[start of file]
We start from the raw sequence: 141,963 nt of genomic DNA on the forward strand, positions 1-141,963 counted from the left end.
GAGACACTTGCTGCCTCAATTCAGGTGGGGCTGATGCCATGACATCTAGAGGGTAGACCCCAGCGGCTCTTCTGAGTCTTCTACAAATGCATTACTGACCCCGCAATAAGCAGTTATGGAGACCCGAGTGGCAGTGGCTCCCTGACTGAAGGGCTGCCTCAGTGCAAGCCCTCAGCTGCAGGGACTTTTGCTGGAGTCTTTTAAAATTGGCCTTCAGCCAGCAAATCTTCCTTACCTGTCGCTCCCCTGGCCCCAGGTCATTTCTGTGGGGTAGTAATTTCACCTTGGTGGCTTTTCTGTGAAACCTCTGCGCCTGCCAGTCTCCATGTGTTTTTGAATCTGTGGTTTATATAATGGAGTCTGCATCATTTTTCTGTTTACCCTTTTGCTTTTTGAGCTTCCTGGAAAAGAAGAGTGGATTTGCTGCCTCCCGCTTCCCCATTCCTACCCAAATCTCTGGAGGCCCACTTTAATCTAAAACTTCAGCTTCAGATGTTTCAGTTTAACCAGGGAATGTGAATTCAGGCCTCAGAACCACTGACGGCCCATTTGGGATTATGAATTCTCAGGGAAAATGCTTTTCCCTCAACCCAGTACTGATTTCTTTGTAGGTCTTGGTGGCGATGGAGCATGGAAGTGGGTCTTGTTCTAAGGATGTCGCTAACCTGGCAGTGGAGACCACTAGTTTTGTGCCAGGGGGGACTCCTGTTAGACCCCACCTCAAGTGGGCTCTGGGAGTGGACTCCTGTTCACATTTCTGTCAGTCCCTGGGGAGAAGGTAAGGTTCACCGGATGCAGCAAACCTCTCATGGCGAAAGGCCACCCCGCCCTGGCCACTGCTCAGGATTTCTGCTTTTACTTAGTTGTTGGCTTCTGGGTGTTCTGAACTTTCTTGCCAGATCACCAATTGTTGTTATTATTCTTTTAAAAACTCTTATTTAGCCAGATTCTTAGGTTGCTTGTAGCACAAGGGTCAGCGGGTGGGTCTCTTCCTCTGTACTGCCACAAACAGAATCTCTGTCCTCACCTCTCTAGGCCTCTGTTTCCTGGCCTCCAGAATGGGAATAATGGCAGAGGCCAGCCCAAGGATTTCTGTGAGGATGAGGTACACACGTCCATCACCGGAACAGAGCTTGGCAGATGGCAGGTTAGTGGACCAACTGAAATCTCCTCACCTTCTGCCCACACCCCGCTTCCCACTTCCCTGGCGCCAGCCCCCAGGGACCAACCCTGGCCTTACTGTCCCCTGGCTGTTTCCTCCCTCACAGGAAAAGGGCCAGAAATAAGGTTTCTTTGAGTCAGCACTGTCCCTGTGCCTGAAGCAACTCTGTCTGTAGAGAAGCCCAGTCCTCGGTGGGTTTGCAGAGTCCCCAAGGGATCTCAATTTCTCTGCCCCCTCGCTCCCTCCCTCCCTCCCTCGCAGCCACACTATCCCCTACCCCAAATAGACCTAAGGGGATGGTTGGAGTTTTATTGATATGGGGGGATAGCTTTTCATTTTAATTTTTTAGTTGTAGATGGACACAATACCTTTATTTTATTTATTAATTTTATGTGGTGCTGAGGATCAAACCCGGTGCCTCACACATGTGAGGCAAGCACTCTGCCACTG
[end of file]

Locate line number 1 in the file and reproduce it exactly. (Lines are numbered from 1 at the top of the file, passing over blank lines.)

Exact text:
We start from the raw sequence: 141,963 nt of genomic DNA on the forward strand, positions 1-141,963 counted from the left end.